As I sat, perched on my couch, watching England get dumped out of the European Championships by Iceland in Nice, I said to myself “Same old England”. For too long England have flattered to deceive and left many disillusioned with the national team. It’s not just the manager’s fault either, despite the blame often being laid at his feet.
I have not really been bothered about England since 2006 when Steve McClaren took charge. Now, I know how unpatriotic this may look but I am not the only one who has given up on the national side. This is now common ground for plenty of us. I have been there, cheering on England, hoping that this time it can be England that are going through to the latter stages but as always we fall, fail and end up flat on our face making the national team journalists dream to write about.
Roy Hodgson is a good manager, who has a top CV and a plethora of experience in many different leagues but the warning signs were there from the beginning and in Brazil, we were absolutely abysmal, finishing bottom of the group, 1 point and only 2 goals scored. He should have gone there and then.
He was given until after the European Championships in France and the less said about that the better. He resigned straight after the team were eliminated and even had some words prepared: this suggests that he expected England to be eliminated himself. Turning up to the press conference claiming he didn’t know what he was doing here, he was broken, a beaten man, the strain of the national team had claimed another victim.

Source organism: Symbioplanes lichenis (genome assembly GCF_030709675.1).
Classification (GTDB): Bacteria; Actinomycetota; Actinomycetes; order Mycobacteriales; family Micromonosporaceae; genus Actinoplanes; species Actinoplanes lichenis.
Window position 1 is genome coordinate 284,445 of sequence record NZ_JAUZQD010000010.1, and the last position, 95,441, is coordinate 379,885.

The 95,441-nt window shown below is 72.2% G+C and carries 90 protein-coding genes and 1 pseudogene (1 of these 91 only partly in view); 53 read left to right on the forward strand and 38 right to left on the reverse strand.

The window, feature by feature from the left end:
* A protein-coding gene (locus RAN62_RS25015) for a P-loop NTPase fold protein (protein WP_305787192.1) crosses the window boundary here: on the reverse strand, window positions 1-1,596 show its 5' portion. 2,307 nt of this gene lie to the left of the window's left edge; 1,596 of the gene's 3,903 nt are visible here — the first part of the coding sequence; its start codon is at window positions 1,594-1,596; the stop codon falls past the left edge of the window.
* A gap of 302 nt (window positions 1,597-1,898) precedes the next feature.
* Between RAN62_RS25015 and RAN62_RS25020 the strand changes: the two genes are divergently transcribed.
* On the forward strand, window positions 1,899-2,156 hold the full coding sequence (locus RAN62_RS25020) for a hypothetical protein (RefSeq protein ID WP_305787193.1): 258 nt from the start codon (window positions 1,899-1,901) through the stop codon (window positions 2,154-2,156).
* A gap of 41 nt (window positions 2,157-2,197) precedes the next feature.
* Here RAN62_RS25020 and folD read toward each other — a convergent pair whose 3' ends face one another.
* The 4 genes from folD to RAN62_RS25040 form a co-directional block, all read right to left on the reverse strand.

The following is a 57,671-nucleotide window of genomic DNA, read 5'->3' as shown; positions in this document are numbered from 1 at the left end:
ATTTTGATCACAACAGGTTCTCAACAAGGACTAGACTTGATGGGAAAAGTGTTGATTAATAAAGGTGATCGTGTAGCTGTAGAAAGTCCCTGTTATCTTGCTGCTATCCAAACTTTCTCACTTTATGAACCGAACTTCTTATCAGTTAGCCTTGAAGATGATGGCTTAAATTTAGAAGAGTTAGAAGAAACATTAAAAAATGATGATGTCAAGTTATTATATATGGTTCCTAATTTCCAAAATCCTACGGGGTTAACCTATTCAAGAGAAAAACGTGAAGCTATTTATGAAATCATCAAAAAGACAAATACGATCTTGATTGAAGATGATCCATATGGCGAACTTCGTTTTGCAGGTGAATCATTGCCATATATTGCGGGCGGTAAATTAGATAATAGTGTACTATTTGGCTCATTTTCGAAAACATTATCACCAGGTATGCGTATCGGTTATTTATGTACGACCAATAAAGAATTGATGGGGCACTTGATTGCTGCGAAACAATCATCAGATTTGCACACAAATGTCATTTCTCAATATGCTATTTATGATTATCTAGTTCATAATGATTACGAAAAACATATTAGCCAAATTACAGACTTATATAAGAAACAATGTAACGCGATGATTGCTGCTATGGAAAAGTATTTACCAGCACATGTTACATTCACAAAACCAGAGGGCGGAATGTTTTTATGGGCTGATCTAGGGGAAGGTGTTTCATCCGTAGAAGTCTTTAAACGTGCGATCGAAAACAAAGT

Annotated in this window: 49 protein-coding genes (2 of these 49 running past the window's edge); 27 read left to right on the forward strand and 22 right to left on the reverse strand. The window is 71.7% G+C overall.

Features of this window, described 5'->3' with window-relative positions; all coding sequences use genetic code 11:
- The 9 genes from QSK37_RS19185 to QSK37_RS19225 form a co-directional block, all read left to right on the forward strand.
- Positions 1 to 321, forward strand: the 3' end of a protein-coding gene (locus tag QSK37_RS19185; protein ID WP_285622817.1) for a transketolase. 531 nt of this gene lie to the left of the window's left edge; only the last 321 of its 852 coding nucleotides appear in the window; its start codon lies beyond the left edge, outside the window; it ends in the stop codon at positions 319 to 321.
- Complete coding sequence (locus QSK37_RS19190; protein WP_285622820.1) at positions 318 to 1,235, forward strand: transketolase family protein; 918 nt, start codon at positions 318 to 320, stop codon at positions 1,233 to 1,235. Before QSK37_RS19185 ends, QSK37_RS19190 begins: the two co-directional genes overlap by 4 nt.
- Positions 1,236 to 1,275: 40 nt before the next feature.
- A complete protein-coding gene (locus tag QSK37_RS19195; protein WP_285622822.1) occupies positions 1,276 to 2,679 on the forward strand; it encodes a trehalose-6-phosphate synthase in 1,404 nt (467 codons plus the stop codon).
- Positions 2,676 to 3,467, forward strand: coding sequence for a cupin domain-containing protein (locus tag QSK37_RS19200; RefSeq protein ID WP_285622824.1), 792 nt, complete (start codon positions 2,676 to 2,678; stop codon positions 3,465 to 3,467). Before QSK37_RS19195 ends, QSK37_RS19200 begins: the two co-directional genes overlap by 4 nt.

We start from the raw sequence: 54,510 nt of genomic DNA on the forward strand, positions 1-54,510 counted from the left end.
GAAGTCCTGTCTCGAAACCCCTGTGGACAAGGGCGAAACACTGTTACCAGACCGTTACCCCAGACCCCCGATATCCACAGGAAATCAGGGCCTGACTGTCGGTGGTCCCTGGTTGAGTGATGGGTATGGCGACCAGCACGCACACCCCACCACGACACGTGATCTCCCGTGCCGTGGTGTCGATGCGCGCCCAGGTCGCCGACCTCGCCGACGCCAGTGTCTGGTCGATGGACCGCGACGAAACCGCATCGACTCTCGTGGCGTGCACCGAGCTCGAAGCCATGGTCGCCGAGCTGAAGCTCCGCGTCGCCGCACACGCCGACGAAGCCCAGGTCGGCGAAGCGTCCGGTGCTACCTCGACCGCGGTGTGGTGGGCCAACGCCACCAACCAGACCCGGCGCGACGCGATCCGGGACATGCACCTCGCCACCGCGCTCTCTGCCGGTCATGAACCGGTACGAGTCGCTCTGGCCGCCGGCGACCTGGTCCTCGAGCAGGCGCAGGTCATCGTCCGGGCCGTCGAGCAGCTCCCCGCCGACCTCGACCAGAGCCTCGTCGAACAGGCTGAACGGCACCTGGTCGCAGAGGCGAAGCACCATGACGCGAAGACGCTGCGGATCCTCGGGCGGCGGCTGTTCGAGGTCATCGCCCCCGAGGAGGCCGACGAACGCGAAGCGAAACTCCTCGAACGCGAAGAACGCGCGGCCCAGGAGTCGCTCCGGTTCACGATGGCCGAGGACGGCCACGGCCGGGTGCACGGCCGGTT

Managers come and go, but one constant is the FA, the governing body for the beautiful game here in England and this is where the real problem lies. This is the reason I fell out of love with the international game.
There is a long list of disappointment, but the one that sticks out is the handling of the John Terry and Anton Ferdinand incident. After John Terry was found guilty in a court of law, not the FA, he was ordered to pay a fine and serve a four-match ban, although he was the reinstated to the squad and as captain, Rio Ferdinand was no longer selected. That doesn’t say much for the Kick it Out campaign that the FA support, really.
Another area where the FA have let us down is with our youth development policy or grass roots as it is more commonly known. We do develop players but do we develop enough elite players? Absolutely not. For every player we develop who is elite, nations like Germany or Spain produce three.
Our young talent that we have produced are usually tied down on huge contracts, with massive amounts of money thrown at them and this culture of getting rich quick is something that is hindering young players. How do we combat this? Salary caps dependent on age would be a start. Other nations around Europe produce massive amounts of quality youth players. The Germans seem to have a conveyor belt of talent that keeps rolling off; this can also be applied to Spain who’s golden generation seems to keep on going.
The Dutch have always produced amazingly talented footballers, footballers that entertain and dazzle. “But Holland have never won a World Cup,” you may say. True, but they usually go further than England in tournaments, especially in recent history, and they play amazing football while doing it. Example? Beating Spain 5-1 in the Arena Fonte Nova. The Dutch were simply devastating. When was the last time England were devastating in an international tournament?